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Camp Victory cancels in-person camping for 2021
Daily Item - 4/11/2021
Apr. 11—MILLVILLE — Camp Victory canceled in-person camping for the second year in a row.
The 130-acre camp in Millville that hosts thousands of kids with special needs and serious health issues will not have camp this year due to the COVID-19 pandemic. From spring to fall in years past, each week a different partner hosts camps for kids with cancer, spina bifida, heart disease, autism, kidney disease and many more.
"A lot of campers are immunocompromised or immunosuppressed," said Camp Victory Executive Director Jamie Huntley. "We just couldn't take any chances this year with their health. It's very sad. It was something our board struggled with, whether or not we felt comfortable having our kids back at camp."
The "mission, spirit, enthusiasm and activities of Camp Victory" will continue virtually through its Facebook page, Instagram and YouTube accounts, much like it did last year, said Huntley.
"Our kids liked staying connected, but it certainly wasn't like being at camp," said Huntley. "They missed the comraderarie. They like to come here and do all the wonderful activities with each other."
Students in the Child Life Program at Bloomsburg University and students in the physical and occupational therapy programs at Penn College will be helping Camp Victory with the virtual programming. Most will be pre-recorded and include activities like arts/crafts, yoga, movement activity and connecting to nature, shesaid.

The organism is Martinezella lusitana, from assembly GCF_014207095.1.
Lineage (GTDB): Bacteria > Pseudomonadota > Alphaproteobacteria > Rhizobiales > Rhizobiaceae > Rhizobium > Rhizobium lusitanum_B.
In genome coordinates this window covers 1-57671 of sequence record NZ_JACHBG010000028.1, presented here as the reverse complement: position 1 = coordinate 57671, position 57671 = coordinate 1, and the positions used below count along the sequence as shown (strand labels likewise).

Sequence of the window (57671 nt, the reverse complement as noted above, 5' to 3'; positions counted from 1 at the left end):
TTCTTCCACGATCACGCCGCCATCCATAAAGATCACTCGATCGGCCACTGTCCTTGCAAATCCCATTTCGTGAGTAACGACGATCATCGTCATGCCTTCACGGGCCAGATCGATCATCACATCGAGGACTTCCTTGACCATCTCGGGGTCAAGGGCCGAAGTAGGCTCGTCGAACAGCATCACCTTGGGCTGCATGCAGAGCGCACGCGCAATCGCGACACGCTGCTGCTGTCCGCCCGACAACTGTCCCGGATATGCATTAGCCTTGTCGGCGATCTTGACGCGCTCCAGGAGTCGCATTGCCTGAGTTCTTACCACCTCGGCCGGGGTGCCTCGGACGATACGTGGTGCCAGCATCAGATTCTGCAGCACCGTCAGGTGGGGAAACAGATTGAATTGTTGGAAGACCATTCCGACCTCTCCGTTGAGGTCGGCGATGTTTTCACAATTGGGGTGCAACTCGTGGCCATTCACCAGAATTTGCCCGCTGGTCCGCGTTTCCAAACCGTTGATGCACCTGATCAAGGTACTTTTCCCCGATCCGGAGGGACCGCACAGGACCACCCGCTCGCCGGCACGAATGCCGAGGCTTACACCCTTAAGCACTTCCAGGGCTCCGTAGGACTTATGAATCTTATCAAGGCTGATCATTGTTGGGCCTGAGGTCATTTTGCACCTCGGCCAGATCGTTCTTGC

"They'll be available for any of our campers," she said.
The camp is handicapped-accessible — for example, the tree house has a ramp and the zip line and rock wall have specialized equipment. And there's a Med Shed where kids can get their medical care — even chemo. Camp Victory has 25 different partner groups that hold camp each year.
"We'll be back stronger than ever in 2022," said Huntley.
Northumberland County BH/IDS does not have a partnership or any contractual agreement with Camp Victory; but like county families, schools, private social service agencies, and other public social service agencies, they do refer children to the programs offered by Camp Victory, said NC BH/IDS Children's Program Specialist Bill Brecker.
"Camp Victory is an asset to the area youth, and canceling of in-person programming is unfortunate, but COVID creates an understanding of this apparent decision to cancel," said Becker. "Although the valuable services provided by Camp Victory are unique, our area is fortunate to have dedicated schools and social workers who are accustomed to finding creative supports for youth when services A, B, and C are not options."
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